While it is nearly impossible to deny our emotions, the best way to manage them is by drafting a trading plan when nothing important is going on. When the market is boring you to tears, spend that time planning what you will do when it stops being boring. What price move would convince you to buy? What would convince you to sell? When will you take profits? When will you admit defeat and pull the plug? Write those things down and commit to acting on that plan before the crowd starts pressuring you to react. That way when you feel the urge to join everyone else running away, you pull out your plan and use those premeditated decisions to overpower your natural impulses.

It’s an overused market cliche but few things are more important to long-term success than  “planing your trade and trading your plan.” Stay ahead of the crowd and you will be far better off than everyone else reacting impulsively to every bump and gyration in the road.

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Tags: CMU $SPY $STUDY

Jan 29

CMU: How to make money when your gut is wrong

By Jani Ziedins | Free CMU

Cracked.Market Univerity:

I will be the first to admit my gut isn’t always right about the stock market. Sometimes I overthink a situation or assume a move has more potential than it really does. Regardless, if I traded exclusively on gut feel, I would have a lot less money than I do. My secret weapon? Planning my trades and sticking to my plan. It doesn’t get any more straightforward than that.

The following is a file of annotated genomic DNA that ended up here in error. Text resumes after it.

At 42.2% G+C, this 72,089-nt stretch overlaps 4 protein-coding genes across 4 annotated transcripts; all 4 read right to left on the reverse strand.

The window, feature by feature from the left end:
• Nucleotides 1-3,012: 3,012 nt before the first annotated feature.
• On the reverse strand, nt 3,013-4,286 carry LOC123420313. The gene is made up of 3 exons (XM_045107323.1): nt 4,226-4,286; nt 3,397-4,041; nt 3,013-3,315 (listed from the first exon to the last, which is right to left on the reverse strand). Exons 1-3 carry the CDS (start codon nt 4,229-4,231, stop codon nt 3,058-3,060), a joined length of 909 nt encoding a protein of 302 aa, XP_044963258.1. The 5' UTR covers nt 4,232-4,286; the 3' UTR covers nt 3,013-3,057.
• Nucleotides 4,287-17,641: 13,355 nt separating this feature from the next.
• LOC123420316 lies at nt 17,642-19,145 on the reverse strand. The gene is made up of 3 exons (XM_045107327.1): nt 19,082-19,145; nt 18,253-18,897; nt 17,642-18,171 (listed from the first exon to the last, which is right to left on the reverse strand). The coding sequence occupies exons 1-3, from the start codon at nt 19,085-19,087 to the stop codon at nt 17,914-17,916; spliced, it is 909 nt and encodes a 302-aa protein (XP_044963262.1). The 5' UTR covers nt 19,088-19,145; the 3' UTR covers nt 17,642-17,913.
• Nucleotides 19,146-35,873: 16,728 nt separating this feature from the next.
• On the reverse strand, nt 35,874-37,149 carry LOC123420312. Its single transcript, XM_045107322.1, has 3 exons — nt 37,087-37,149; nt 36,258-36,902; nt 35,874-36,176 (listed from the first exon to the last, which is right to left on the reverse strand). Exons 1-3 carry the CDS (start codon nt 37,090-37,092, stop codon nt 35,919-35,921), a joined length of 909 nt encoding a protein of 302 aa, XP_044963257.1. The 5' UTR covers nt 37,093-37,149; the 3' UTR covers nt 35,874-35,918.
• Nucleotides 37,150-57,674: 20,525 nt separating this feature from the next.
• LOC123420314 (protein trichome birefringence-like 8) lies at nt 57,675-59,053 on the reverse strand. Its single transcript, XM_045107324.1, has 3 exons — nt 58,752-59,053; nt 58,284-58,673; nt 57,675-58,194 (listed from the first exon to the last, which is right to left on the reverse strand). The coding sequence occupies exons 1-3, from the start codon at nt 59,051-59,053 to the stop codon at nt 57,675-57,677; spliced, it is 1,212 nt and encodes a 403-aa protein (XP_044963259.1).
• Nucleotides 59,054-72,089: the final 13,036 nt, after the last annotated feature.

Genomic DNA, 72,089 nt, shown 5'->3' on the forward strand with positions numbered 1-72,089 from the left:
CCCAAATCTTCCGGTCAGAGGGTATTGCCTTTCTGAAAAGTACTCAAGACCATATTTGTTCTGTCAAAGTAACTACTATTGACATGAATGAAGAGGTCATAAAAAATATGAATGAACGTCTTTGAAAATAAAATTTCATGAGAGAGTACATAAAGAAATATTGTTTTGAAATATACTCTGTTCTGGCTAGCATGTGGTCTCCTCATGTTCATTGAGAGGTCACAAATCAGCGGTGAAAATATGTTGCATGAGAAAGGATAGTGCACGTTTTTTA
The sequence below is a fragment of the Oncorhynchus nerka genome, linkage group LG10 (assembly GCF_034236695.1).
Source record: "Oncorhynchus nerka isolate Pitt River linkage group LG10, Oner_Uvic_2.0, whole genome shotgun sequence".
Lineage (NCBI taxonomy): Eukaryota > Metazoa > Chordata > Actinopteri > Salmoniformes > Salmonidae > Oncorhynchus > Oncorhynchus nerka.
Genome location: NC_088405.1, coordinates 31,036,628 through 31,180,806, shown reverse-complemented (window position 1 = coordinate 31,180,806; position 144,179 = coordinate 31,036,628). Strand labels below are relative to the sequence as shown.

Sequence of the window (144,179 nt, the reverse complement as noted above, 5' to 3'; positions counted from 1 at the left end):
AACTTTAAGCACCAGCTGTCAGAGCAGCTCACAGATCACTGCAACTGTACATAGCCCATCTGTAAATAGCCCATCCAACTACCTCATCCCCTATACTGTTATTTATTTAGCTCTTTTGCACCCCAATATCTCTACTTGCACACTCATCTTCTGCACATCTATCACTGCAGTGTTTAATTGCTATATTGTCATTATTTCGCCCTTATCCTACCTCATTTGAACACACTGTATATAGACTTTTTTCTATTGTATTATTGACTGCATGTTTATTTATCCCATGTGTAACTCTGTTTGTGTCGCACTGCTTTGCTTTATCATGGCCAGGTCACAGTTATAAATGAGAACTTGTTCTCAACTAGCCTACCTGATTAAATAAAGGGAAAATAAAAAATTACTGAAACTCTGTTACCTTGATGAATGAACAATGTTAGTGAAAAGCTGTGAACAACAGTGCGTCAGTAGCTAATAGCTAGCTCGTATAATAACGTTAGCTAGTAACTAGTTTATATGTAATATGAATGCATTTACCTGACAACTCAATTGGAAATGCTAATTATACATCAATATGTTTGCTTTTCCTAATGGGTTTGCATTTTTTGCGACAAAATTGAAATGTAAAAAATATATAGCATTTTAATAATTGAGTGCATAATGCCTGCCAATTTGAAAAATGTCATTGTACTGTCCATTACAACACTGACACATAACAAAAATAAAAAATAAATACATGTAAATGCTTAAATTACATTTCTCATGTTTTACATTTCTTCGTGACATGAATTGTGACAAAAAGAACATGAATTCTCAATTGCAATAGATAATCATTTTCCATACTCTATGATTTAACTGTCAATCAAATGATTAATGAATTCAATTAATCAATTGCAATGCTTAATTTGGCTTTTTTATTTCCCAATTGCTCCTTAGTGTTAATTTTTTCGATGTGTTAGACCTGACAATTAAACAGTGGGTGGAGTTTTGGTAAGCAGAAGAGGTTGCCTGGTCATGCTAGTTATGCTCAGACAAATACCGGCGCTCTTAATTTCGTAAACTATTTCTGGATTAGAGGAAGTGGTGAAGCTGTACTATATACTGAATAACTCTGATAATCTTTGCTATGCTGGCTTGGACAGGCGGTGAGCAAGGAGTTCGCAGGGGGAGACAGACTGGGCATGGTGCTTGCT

Every time an opportunity arises in the market, look at it and ask, “what would take to get me to buy this?” Moments after answering that question, ask yourself the follow-up, “okay, if I’m in, what would it look like if I’m wrong?”. Answer those two simple questions, follow through on those commitments, and you will be miles ahead of almost everyone else who trades stocks.

Let’s look at a few recent examples where my gut was wrong but my trading plan got it right. Back in December, TSLA moved to the upper end of its trading range. While my gut is reluctant to believe TSLA is the second most valuable car company in the world, the stock was at an important inflection point. Either it hits its head on resistance like it has done so many times over the last several years. Or it smashes through resistance and keeps on going. While my gut was cynical, my trading plan said to buy $TSLA above $390 and stick with it as long as it stayed above this level. Here we are nearly two months later and the stock is up almost 50%.

Gut 0 – Plan 1

Bitcoin is another one I don’t trust. I even wrote a post last year questioning its viability after the $10k rebound tumbled back under $7k. But you know what? I was wrong. Instead of tumbling back to the lows, Bitcoin rebounded and retook $7k. My trading plan said that level was the line in the sand and no matter what my gut felt, as long as Bitcoin was above $7k, I had to give it the benefit of doubt. Here we are a few months later, up 35% and pushing up toward $10k again. While I still question the viability of Bitcoin over the long-term, it has been trading well over the short-term and there was only one way to trade it after it retook $7k.

Gut 0 – Plan 2